A chronicle of the period between 1910 and 1929 when so many Mexican Catholics endured banishment and persecution

Catholic Borderlands by Anne Martinez,
University of Nebraska, £44

In 1905, Francis Clement Kelley, a Canadian by birth, founded the Catholic Church Extension Society of the United States of America. Its initial goal was to prevent Protestant missionaries, schoolteachers, agencies and officials from drawing American Catholics away from their faith. The organisation quickly became embroiled in more international matters, however. Mexico was the primary focus of attention.

Revolution and subsequent political chaos, often with a sharp anti-clerical edge, took a huge toll. Kelley’s widely circulated magazine nudged the US government towards intervening in Mexican affairs in the hope that religious freedom might be restored.

It was a story of fitful but not insignificant success. Beyond doubt, Kelley and his colleagues kept reports of anti-Catholic outrages in Mexico in the news cycle during the 1910s and 1920s and had some influence on the policies of the US administration.

This was not always easy because an alarming number of lofty officials held views that were not sympathetic to the Catholic cause.

Ultimately, however, everyone knew that a stable Mexico was good for US business, so sorting out the religion issue made perfect sense. By 1929 this was achieved, after a fashion, and a US ambassador took the lead in brokering the requisite legislation. The Extension Society also took a keen interest in Catholic affairs in Puerto Rico and the Philippines.

The Society’s impact on home-grown US Catholicism was every bit as important. Kelley and his allies reminded the nation that Catholic missionaries had made great strides in the earlier exploration and settlement of the American South and West. Past was tied to present and a variant of US Catholic identity emerged that combined pride in bygone, foundational achievements with full support for a muscular US foreign policy.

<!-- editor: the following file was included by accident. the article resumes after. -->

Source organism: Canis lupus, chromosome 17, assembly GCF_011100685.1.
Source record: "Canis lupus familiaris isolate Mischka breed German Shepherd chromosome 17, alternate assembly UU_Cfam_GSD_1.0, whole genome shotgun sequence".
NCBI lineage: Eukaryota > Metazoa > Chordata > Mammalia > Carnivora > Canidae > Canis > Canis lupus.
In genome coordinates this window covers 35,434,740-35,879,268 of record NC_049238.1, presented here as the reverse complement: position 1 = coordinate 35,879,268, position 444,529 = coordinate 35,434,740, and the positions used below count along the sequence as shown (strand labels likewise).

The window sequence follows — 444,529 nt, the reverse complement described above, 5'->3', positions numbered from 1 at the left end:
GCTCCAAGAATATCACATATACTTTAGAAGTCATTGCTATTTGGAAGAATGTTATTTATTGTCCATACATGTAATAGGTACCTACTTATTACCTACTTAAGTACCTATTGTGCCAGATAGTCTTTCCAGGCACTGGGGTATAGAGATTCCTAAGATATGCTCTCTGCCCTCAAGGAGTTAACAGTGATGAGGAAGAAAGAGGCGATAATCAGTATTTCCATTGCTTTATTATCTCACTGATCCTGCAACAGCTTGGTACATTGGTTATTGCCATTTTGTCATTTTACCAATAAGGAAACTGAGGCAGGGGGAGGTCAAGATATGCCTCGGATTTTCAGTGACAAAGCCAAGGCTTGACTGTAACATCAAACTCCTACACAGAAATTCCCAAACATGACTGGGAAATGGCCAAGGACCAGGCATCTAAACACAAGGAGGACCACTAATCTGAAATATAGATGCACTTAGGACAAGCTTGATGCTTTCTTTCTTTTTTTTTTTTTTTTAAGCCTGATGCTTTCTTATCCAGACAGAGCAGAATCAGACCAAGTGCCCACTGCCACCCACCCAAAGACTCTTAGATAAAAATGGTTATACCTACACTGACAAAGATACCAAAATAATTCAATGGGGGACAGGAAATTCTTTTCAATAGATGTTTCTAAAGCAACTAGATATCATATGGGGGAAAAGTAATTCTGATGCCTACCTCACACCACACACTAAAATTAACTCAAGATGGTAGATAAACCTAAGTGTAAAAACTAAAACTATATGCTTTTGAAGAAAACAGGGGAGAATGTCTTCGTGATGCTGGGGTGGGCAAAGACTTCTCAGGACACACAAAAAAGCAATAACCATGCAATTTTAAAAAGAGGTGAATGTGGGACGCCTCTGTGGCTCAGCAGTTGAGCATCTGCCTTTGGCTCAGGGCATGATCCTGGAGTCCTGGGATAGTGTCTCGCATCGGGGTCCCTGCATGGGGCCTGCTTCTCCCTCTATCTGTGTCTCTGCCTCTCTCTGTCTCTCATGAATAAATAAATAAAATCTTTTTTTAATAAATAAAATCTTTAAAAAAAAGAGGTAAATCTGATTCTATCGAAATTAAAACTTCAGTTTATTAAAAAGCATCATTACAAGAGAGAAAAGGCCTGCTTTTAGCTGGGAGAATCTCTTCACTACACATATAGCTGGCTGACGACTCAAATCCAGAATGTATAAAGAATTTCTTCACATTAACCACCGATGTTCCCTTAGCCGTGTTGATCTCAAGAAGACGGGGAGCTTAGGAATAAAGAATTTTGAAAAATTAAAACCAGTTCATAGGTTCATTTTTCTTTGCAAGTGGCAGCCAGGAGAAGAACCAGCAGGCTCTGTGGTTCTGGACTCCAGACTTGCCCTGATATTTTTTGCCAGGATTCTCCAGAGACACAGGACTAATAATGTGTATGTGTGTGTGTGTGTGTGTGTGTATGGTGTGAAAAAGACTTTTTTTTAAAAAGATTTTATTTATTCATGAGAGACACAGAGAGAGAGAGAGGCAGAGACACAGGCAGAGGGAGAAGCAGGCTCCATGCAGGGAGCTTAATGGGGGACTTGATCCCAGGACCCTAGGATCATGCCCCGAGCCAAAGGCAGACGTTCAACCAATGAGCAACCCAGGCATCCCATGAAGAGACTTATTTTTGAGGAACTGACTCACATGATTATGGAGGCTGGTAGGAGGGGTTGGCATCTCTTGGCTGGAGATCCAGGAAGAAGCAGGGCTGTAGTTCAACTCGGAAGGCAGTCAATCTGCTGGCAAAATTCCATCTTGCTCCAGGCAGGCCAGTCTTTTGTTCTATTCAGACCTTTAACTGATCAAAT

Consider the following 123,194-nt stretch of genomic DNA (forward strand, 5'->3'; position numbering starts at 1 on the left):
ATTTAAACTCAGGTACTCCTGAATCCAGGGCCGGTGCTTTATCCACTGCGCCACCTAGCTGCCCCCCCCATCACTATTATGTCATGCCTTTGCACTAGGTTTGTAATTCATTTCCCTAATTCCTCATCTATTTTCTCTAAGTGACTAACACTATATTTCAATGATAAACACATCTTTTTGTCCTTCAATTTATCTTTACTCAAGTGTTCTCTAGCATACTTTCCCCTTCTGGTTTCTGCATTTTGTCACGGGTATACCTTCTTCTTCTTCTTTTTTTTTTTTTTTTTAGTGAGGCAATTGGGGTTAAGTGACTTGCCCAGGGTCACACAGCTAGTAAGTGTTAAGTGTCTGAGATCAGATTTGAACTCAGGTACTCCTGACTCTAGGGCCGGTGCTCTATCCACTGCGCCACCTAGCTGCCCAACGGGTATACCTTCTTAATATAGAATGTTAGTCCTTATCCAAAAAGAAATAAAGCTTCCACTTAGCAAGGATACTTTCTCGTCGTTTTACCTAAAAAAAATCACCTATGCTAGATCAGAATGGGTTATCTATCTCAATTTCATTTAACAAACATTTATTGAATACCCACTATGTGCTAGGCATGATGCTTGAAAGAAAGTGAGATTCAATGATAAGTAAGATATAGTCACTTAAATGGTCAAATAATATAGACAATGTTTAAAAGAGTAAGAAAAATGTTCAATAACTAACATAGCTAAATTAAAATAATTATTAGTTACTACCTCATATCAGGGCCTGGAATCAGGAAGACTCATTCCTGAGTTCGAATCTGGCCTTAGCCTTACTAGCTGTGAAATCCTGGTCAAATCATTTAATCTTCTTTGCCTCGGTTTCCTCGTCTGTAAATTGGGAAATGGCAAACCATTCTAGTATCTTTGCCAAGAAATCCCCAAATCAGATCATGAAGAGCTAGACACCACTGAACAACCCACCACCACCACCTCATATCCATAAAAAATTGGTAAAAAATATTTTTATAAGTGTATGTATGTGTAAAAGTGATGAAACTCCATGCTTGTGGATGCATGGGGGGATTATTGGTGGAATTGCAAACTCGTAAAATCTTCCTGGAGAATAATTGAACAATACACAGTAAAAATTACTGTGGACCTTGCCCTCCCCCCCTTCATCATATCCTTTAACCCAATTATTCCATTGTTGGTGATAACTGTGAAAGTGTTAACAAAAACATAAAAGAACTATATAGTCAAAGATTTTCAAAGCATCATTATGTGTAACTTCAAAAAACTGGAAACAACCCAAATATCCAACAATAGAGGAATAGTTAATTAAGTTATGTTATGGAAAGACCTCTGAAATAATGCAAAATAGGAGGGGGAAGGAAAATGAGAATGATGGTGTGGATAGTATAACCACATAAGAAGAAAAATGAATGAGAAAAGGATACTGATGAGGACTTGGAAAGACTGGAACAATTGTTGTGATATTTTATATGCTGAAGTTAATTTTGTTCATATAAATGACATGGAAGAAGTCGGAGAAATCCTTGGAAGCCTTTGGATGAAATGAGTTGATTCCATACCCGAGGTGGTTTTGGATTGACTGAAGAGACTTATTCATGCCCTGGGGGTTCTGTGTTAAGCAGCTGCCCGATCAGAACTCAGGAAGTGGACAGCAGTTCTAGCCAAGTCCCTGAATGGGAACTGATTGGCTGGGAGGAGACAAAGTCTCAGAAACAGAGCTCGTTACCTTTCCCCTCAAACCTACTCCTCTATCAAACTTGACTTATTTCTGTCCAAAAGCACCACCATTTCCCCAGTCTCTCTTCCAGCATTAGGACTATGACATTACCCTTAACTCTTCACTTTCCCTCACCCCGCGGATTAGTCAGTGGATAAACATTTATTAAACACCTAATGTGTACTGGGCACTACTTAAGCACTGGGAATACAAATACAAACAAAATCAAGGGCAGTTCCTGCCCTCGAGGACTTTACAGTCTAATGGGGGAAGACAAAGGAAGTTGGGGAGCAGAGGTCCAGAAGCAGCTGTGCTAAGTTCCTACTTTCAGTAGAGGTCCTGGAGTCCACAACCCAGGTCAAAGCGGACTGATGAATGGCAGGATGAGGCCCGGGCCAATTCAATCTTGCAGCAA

US Catholics were thus able to position themselves as “consummate Americans” and this was sometimes challenging in an era during which the embers of 19th-century anti-Catholicism continued to glow.

There is, of course, every reason to frown at some of the assumptions that underpinned this project. That said, Kelley also appears to have been motivated by genuine compassion for his fellow religionists around the world and, purely in terms of political skill and polemical ability, he emerges from these pages as a fascinating figure.

For better or worse, North America has a rare talent for producing such activist priests and Anne Martinez is to be applauded for bringing one of the less well-known examples to our attention.

When it comes to turbulent American Fathers, there is a tendency to focus on those who adopted counter-cultural positions, launched protests and engaged in civil disobedience. Kelley was certainly not happy with every aspect of US policy and he deeply resented the idea that Americanisation should be equated with Protestantisation, but he sought change from within the establishment. Martinez’s book is even-handed, well-researched and brimful of detail.

It reminds us of those terrible years between 1910 and 1929 during which so many Mexican Catholics endured banishment, persecution or worse. If you’d been present at the 1926 International Eucharistic Congress in Chicago you’d have stood a fair chance of rubbing shoulders with one of President Plutarco Elias Calles’s secret policemen.

They were there to keep tabs on Mexicans who disagreed with the regime. Outrageous as it was, such surveillance was small beer compared to the other indignities and cruelties inflicted on Mexican Catholics during those blood-soaked years between 1910 and 1929.

This article first appeared in the latest edition of the Catholic Herald magazine (17/7/15). Take up our special subscription offer – 12 issues currently available for just £12!